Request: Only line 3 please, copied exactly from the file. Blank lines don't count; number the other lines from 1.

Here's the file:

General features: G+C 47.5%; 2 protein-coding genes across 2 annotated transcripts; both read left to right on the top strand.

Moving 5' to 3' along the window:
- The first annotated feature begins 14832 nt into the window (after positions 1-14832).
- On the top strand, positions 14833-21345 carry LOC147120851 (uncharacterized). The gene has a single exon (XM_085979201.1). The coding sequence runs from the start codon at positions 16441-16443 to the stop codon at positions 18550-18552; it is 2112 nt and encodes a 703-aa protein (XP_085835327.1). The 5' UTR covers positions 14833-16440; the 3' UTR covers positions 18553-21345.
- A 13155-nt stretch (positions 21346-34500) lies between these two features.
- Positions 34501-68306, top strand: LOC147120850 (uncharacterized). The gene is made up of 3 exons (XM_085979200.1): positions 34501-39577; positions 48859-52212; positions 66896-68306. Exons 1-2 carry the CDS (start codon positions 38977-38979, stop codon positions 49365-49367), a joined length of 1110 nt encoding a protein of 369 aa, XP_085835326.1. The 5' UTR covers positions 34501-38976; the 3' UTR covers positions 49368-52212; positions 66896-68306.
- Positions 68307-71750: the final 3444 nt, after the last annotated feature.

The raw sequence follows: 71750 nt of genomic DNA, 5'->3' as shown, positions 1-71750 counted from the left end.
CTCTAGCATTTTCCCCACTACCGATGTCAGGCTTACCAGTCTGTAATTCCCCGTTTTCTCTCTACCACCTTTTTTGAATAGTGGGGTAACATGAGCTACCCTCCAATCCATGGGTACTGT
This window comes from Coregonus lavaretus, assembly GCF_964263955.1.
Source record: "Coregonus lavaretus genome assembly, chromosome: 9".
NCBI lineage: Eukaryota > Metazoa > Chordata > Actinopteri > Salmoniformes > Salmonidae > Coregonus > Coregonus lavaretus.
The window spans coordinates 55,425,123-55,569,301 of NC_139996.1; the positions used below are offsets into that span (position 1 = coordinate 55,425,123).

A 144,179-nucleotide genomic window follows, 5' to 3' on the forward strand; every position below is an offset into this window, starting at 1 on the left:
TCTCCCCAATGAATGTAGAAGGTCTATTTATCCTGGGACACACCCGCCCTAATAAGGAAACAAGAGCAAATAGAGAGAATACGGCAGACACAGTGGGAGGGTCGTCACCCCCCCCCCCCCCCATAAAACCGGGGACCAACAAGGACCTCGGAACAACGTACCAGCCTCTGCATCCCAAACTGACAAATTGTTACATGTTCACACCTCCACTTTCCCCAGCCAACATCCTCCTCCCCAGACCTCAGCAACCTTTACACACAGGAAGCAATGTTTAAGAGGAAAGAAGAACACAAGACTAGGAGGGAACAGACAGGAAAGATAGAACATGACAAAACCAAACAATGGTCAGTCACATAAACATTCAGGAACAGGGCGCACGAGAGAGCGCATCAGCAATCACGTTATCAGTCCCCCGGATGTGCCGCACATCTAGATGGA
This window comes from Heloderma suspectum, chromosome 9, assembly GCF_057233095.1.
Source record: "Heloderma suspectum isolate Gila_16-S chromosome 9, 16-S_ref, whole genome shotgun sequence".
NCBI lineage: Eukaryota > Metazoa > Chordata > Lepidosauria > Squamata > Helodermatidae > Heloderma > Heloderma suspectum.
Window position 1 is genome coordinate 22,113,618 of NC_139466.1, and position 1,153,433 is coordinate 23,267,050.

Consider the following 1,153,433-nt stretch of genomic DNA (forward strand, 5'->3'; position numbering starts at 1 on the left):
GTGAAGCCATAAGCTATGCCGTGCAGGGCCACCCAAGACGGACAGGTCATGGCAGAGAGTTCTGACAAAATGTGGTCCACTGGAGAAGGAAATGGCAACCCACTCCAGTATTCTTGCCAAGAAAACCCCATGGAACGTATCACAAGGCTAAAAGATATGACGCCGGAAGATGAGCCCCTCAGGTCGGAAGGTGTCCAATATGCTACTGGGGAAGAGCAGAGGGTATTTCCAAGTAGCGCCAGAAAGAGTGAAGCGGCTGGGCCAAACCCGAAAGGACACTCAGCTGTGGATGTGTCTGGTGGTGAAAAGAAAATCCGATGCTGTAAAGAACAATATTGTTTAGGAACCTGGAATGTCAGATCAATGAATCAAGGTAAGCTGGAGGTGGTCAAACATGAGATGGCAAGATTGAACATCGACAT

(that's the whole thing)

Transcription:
- The first annotated feature begins 14832 nt into the window (after positions 1-14832).